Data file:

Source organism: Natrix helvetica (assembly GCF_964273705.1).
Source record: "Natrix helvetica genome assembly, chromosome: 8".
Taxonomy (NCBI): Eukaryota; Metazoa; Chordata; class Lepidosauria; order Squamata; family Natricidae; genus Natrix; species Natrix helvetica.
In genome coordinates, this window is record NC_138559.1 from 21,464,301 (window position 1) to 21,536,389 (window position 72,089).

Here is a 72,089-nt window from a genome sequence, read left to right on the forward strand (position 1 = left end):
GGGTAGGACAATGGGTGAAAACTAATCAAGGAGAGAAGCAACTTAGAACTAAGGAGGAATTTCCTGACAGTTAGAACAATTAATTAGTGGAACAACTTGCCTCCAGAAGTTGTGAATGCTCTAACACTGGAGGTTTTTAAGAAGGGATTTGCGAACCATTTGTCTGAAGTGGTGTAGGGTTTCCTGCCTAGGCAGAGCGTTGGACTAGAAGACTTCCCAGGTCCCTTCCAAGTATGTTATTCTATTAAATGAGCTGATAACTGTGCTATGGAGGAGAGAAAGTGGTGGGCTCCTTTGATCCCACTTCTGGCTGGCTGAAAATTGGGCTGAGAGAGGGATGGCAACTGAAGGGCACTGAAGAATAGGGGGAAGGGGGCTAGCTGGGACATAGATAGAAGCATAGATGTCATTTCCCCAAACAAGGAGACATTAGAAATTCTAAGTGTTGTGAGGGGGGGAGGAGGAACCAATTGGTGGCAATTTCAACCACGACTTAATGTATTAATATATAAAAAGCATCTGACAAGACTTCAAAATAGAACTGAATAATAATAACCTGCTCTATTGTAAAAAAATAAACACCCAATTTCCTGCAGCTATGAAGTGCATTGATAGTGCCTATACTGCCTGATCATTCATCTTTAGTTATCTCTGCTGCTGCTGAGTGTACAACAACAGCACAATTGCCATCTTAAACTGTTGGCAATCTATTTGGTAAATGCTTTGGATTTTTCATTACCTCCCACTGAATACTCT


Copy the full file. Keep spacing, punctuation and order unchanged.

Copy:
Source organism: Natrix helvetica (assembly GCF_964273705.1).
Source record: "Natrix helvetica genome assembly, chromosome: 8".
Taxonomy (NCBI): Eukaryota; Metazoa; Chordata; class Lepidosauria; order Squamata; family Natricidae; genus Natrix; species Natrix helvetica.
In genome coordinates, this window is record NC_138559.1 from 21,464,301 (window position 1) to 21,536,389 (window position 72,089).

Here is a 72,089-nt window from a genome sequence, read left to right on the forward strand (position 1 = left end):
GGGTAGGACAATGGGTGAAAACTAATCAAGGAGAGAAGCAACTTAGAACTAAGGAGGAATTTCCTGACAGTTAGAACAATTAATTAGTGGAACAACTTGCCTCCAGAAGTTGTGAATGCTCTAACACTGGAGGTTTTTAAGAAGGGATTTGCGAACCATTTGTCTGAAGTGGTGTAGGGTTTCCTGCCTAGGCAGAGCGTTGGACTAGAAGACTTCCCAGGTCCCTTCCAAGTATGTTATTCTATTAAATGAGCTGATAACTGTGCTATGGAGGAGAGAAAGTGGTGGGCTCCTTTGATCCCACTTCTGGCTGGCTGAAAATTGGGCTGAGAGAGGGATGGCAACTGAAGGGCACTGAAGAATAGGGGGAAGGGGGCTAGCTGGGACATAGATAGAAGCATAGATGTCATTTCCCCAAACAAGGAGACATTAGAAATTCTAAGTGTTGTGAGGGGGGGAGGAGGAACCAATTGGTGGCAATTTCAACCACGACTTAATGTATTAATATATAAAAAGCATCTGACAAGACTTCAAAATAGAACTGAATAATAATAACCTGCTCTATTGTAAAAAAATAAACACCCAATTTCCTGCAGCTATGAAGTGCATTGATAGTGCCTATACTGCCTGATCATTCATCTTTAGTTATCTCTGCTGCTGCTGAGTGTACAACAACAGCACAATTGCCATCTTAAACTGTTGGCAATCTATTTGGTAAATGCTTTGGATTTTTCATTACCTCCCACTGAATACTCT